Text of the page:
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Job security

About: Job security is a(n) research topic. Over the lifetime, 4393 publication(s) have been published within this topic receiving 108949 citation(s).


Papers
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Journal ArticleDOI
Abstract: Summary Psychological contracts are individual beliefs in reciprocal obligations between employees and employers. In a sample of 224 graduating MBA students who had recently accepted job offers, beliefs regarding employment obligations were investigated. Two types of obligation were demonstrated empirically: transactional obligations of high pay and career advancement in exchange for hard work and relational obligations exchanging job security for loyalty and a minimum length of stay. These types of obligations are connected with two forms of legal contracts: transactional and relational. Relational contract obligations for employers correlated with employee expected length of stay with the firm. Transactional contract obligations were associated with careerist motive on the part of new recruits. The relationship between these and other motives of new hires was also investigated.

1,612 citations

Journal ArticleDOI
TL;DR: Meta-analytic techniques indicate that job insecurity has detrimental consequences for employees' job attitudes, organizational attitudes, health, and, to some extent, their behavioral relationship with the organization.
Abstract: Meta-analytic techniques were used to estimate how job insecurity relates to its postulated outcomes. Consistent with the conceptual framework, the results indicate that job insecurity has detrimental consequences for employees' job attitudes, organizational attitudes, health, and, to some extent, their behavioral relationship with the organization. Moderator analyses suggest that these relationships may be underestimated in studies relying on single-item measures of job insecurity and that the behavioral consequences of insecurity are more detrimental among manual, as compared with nonmanual, workers. Recommendations made for future research include utilization of multidimensional measures, consideration of a broader spectrum of outcomes and moderators, and use of longitudinal designs.

1,546 citations

Journal ArticleDOI
Abstract: European countries have enacted various job security provisions over the last 30 years. Employers are required to pay workers on separation or to give advance notice of termination. In anything less than a perfectly functioning market, there are effects of the provisions on employment. Incumbents are more likely to retain their jobs, but new workers are less likely to be hired. An examination of the European data suggests that severance pay requirements reduce employment.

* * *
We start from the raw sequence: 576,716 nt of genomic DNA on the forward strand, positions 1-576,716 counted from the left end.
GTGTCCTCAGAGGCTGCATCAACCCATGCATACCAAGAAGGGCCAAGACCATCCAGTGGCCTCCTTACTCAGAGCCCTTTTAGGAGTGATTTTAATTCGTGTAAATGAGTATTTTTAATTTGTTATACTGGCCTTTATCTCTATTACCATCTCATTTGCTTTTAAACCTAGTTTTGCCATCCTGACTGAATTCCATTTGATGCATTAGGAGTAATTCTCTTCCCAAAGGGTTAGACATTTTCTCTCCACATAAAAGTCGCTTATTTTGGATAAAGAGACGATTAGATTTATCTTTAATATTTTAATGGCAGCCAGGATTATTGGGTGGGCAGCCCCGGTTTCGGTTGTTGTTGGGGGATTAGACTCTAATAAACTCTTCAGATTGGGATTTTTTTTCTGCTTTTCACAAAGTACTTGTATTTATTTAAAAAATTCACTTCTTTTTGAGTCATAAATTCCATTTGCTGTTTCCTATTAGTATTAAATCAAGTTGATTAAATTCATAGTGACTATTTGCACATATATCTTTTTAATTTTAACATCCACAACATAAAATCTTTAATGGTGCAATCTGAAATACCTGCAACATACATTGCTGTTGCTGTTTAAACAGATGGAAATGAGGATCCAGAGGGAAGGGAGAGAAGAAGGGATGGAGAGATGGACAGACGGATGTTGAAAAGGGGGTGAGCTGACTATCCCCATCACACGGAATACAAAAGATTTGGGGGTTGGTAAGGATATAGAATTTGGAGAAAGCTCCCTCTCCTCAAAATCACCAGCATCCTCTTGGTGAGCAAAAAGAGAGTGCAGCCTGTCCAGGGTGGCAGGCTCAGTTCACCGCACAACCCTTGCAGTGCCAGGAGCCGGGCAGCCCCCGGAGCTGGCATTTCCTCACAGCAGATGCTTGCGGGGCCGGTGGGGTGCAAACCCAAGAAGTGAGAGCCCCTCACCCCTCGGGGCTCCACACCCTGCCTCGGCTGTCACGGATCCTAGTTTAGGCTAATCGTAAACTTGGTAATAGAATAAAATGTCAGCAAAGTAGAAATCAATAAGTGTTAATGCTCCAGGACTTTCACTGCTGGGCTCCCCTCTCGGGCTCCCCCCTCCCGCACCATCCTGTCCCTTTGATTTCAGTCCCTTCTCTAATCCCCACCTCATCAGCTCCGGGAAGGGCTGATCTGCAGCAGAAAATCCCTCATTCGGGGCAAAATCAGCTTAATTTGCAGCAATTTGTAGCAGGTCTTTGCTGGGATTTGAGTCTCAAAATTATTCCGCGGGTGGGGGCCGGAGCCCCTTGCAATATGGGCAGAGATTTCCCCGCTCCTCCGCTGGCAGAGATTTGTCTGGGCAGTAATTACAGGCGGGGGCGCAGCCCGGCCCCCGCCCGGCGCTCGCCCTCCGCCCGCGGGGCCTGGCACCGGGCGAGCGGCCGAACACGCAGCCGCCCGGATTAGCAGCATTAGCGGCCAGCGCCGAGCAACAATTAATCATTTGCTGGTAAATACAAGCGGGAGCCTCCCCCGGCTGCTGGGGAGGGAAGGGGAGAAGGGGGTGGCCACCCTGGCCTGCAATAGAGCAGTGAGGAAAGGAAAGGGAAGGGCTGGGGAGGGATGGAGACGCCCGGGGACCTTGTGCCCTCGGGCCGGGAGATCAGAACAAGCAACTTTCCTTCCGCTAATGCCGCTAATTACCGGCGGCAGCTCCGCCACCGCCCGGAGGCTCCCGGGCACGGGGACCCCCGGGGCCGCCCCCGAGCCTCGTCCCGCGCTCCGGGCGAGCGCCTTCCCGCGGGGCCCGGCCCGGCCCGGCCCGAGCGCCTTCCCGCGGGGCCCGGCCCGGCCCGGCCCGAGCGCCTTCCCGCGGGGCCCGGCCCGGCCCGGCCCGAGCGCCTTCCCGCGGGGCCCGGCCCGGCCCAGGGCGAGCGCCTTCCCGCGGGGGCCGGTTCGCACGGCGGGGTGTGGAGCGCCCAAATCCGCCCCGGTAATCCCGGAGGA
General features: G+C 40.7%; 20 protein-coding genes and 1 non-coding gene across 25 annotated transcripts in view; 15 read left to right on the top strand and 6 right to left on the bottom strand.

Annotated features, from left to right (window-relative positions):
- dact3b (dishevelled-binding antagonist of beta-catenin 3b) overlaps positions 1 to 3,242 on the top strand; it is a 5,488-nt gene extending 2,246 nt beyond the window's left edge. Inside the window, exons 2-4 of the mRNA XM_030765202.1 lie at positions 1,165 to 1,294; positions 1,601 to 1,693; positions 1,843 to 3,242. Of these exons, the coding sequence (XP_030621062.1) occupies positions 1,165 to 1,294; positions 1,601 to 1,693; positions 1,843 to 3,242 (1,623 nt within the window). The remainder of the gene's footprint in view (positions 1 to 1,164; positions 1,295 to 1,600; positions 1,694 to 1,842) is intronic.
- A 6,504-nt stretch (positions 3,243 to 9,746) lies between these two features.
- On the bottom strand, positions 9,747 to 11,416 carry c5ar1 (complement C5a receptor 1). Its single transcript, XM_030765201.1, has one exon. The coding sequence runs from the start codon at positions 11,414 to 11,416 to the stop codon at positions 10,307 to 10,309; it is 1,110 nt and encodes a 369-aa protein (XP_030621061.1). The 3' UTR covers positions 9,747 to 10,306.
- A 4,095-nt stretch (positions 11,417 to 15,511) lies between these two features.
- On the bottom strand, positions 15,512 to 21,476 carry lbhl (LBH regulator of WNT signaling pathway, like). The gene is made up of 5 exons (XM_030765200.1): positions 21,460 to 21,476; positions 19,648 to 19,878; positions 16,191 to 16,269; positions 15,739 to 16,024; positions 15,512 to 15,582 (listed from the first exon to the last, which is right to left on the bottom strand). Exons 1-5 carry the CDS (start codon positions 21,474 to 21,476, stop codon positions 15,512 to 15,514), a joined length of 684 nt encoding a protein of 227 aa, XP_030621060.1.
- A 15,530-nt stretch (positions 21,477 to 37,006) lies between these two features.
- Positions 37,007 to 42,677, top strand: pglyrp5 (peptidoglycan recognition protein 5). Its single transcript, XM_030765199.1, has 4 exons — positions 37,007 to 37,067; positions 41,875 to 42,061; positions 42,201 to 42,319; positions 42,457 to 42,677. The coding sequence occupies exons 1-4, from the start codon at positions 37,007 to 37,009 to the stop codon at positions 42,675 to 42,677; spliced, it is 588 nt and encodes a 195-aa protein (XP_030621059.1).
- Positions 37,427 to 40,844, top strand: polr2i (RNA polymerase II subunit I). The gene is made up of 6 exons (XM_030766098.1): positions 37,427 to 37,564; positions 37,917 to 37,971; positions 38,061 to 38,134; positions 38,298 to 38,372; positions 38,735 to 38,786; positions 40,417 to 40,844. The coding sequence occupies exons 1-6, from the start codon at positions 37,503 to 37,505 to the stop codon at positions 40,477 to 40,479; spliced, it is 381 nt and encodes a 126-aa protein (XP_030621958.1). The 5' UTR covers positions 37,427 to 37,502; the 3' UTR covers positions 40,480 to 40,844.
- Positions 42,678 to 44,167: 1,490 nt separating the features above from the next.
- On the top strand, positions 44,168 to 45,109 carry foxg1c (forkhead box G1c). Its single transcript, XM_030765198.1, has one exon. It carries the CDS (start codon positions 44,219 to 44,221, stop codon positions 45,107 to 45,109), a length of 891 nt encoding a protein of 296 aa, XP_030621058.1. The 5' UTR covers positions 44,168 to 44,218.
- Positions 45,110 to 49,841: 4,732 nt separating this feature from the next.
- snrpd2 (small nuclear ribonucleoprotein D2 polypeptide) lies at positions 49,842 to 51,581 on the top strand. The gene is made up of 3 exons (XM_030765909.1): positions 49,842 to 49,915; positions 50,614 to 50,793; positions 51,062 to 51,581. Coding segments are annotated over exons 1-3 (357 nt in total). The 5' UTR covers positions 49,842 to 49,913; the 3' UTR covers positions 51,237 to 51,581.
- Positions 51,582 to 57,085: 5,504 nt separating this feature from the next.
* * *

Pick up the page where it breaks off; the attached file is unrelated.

1,321 citations

Reference EntryDOI
21 Jan 2015
Abstract: Perceived organizational support (POS) represents the degree to which employees believe that their organization values their contributions and cares for their wellbeing (Eisenberger et al., 1986). It stems from organizational support theory (Blau, 1964), which posits that both parties in the employment relationship engage in various mutual exchanges that give rise to felt obligations. Such exchanges may take the form of rewards or other forms of recognition offered by the organization in return for high levels of employee commitment or performance. These exchanges give rise to performance-reward expectations, which when fulfilled in future exchanges improve the quality of the employment relationship. Various forms of support have been identified including participation in decision making, training and promotion opportunities, and job security. Supervisors are regarded as key agents in delivering the organization's side of the exchange, and offer various forms of discretionary support including mentoring and growth opportunities. POS has been positively associated with outcomes including organizational commitment, job satisfaction, and performance, and negatively associated with outcomes such as absenteeism and turnover intentions. Future research directions include longitudinal assessments of POS, broader exchange relationships (e.g., between coworkers and teams), and potentially negative influences on POS (e.g. work intensification). Keywords: perceived organizational support; perceived supervisor support; organizational support theory

1,304 citations

Journal ArticleDOI
TL;DR: A model is presented that summarizes existing knowledge concerning job insecurity, points at its deficiencies, and identifies further research needed to understand the nature, causes, and consequences of this increasingly important phenomenon.
Abstract: A model is presented that summarizes existing knowledge concerning job insecurity, points at its deficiencies, and identifies further research needed to understand the nature, causes, and consequences of this increasingly important phenomenon. Such knowledge is crucial because job insecurity is a key element in a positive feedback loop that accelerates organizational decline.

1,231 citations


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Performance
Metrics
No. of papers in the topic in previous years
YearPapers
20221
2021163
2020196
2019196
2018184
2017211